Although the widespread use of low dose computed tomography screening for lung cancer has led to improved mortality in recent years, disparities in uptake persist throughout the United States.
New research published in The BMJ indicates the introduction of low dose CT (LDCT) screening in 2013 coincided with improved survival and a shift toward diagnoses of stage I non–small cell lung cancer (NSCLC).
However, data also showed disparities in stage diagnoses persist between patient populations and increased efforts to improve access to the service is warranted.
Although the early detection of lung cancer is the most promising strategy to decrease mortality from the disease, and the use of LDCT can detect the cancer at an earlier stage, “skepticism about the effectiveness of such screening outside of rigorous clinical trial settings continues to exist in the medical community,” the researchers explained.
In an effort to show these benefits in a real-world setting at the population level, investigators carried out a quasi-experimental study using data from the National Cancer Database (NCDB), a hospital-based registry that captures approximately 65% of all newly diagnosed cases of lung cancer in the United States. Data from the Surveillance, Epidemiology, and End Results (SEER) program were also included in the retrospective analysis.
All patients aged 45 to 80 years in the NCDB and 55 to 79 iyears n the SEER Program database who received their NSCLC diagnosis from 2010 to 2018 were evaluated.
Cutoff years of 2010 to 2013 and 2014 to 2018 were employed due to the United States Preventive Services Task Force’s (USPSTF) recommendation for LDCT screening among individuals at high risk of lung cancer, which was issued in December of 2013.
The researchers evaluated annual percent change in percentage of stage I NSCLC diagnoses, trends in median all-cause survival, and whether a lung cancer stage shift between 2010 and 2018 was accompanied by more frequent detections of indolent histologic subtypes.
Analyses showed that between 2010 and 2013, the percentage of stage I NSCLC diagnosed among those aged 55 to 80 years did not significantly increase (27.8% to 29.4%). However, between 2014 and 2018, rates increased 3.9% (95% CI, 3.0%-4.8%) per year (from 30.2% to 35.5%).
Additional multivariable adjusted analyses revealed:
In addition to the introduction of LDCT for lung cancer screening in 2013, the researchers assessed additional factors that could have contributed to the observed stage shift seen in the analysis, concluding overdiagnosis “likely did not contribute significantly to the accelerated increase in the rate of stage I disease identified beginning in 2014.”
When examining the rate of diagnosis of stage I disease between 2010 and 2013, prior to the first recommendation of LDCT screening by the USPSTF, they observed an increase. Although not certain, this finding could be attributed to efforts already underway at this time to increase early detection of the disease using nonscreening diagnostic imaging.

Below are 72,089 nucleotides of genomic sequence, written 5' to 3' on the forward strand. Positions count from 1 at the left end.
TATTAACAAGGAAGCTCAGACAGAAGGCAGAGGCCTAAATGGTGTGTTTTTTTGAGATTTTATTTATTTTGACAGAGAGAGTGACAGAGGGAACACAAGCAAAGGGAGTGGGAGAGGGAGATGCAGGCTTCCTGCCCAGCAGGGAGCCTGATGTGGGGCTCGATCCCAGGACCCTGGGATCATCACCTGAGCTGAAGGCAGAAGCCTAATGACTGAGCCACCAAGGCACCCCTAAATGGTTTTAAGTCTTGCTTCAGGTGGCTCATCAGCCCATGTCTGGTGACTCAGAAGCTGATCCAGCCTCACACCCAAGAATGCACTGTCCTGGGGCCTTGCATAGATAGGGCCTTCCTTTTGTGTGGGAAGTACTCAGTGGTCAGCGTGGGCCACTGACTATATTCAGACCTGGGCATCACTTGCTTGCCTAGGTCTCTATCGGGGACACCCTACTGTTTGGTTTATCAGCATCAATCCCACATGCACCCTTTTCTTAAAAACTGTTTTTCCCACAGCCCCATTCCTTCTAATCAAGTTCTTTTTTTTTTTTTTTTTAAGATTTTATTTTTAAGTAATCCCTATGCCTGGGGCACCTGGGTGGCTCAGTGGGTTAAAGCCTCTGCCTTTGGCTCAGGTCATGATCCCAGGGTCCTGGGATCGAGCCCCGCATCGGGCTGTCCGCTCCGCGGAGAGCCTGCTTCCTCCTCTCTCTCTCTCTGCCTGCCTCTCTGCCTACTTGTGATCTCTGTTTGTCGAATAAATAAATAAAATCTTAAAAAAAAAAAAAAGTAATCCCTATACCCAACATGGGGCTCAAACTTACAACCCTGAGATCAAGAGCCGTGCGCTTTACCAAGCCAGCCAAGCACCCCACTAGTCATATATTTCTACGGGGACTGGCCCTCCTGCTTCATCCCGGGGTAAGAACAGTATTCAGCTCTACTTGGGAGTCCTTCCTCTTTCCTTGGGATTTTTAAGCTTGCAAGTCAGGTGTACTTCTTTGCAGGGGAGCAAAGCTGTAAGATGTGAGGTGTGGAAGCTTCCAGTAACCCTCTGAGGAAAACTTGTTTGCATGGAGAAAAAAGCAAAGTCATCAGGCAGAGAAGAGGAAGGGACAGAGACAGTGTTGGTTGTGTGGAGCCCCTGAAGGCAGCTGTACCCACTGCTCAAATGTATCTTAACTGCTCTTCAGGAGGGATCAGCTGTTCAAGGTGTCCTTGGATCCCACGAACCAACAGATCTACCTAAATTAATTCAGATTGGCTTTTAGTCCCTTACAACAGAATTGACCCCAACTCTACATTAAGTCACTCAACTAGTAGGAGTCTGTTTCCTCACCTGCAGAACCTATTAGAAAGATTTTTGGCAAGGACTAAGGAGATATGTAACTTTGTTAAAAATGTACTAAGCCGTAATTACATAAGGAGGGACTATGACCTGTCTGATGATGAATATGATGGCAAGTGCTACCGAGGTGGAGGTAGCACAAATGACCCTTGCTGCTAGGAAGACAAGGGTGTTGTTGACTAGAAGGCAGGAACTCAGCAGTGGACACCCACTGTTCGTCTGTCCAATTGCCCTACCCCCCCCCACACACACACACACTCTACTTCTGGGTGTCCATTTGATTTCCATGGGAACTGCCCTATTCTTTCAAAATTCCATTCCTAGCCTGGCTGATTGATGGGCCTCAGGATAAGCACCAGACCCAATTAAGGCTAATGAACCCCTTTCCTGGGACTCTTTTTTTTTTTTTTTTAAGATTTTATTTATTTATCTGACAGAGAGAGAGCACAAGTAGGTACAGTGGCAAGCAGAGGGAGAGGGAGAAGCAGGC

“However, it is unlikely that any one of these possible explanations would result in an inflection point identified in 2013 corresponding to an accelerated increase in the rate of stage I disease diagnosed from 2014 to 2018,” the authors noted.
Percent increases in median overall survival observed in those aged 55 to 20 years from 2014 to 2018 could be due to the increased incidence of stage I disease diagnosed and the decreased incidence of stage III disease.
Racial and socioeconomic disparities seen among those with either early- or late-stage lung cancer are likely a result of screening access disparities, the researchers hypothesized, along with poor adoption of LDCT screening in community settings. The COVID-19 pandemic also likely exacerbated these screening disparities, they said.
However, the “2021 USPSTF lung cancer screening guidelines are estimated to increase eligibility for an additional 6.5 million Americans at high risk, with the greatest increases in eligibility occurring among women and racial minorities,” the researchers wrote.
“This increase in eligibility presents an opportunity to engage communities that have historically been burdened with the highest rates of lung cancer incidence and mortality and to eliminate disparities in the early detection of lung cancer.”
Data included in the study did not specify whether lung cancer was detected using LDCT or incidentally, nor do they offer information on patients’ smoking history, marking limitations to the analysis. Confounding may have also been present while SEER and NCDB samples may not be representative.
Despite slow adoption of lung cancer screening and low national screening rates, the researchers concluded their findings indicate the beneficial effects of even a small amount of screening on a population level.
“Efforts to increase utilization of screening should be prioritized to ensure equitable access to screening and to reduce disparities in the stage of lung cancer diagnosed and in survival among different patient populations with lung cancer,” they concluded.
Potter AL, Rosenstein AL, Kiang MV, et al. Association of computed tomography screening with lung cancer stage shift and survival in the United States: quasi-experimental study. BMJ. 2022;376:e069008. doi:10.1136/bmj-2021-069008